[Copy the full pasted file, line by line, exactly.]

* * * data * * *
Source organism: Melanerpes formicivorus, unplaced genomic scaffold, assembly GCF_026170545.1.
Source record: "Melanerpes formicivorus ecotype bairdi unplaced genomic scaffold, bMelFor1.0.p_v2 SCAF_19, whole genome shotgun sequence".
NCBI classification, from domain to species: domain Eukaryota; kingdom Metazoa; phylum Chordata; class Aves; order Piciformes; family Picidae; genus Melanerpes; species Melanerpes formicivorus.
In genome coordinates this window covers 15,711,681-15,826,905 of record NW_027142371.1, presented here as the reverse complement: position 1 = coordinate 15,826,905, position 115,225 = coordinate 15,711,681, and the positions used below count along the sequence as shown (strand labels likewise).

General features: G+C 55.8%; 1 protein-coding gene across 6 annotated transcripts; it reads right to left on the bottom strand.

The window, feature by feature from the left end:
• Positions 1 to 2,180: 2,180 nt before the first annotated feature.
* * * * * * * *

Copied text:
Source organism: Melanerpes formicivorus, unplaced genomic scaffold, assembly GCF_026170545.1.
Source record: "Melanerpes formicivorus ecotype bairdi unplaced genomic scaffold, bMelFor1.0.p_v2 SCAF_19, whole genome shotgun sequence".
NCBI classification, from domain to species: domain Eukaryota; kingdom Metazoa; phylum Chordata; class Aves; order Piciformes; family Picidae; genus Melanerpes; species Melanerpes formicivorus.
In genome coordinates this window covers 15,711,681-15,826,905 of record NW_027142371.1, presented here as the reverse complement: position 1 = coordinate 15,826,905, position 115,225 = coordinate 15,711,681, and the positions used below count along the sequence as shown (strand labels likewise).

General features: G+C 55.8%; 1 protein-coding gene across 6 annotated transcripts; it reads right to left on the bottom strand.

The window, feature by feature from the left end:
• Positions 1 to 2,180: 2,180 nt before the first annotated feature.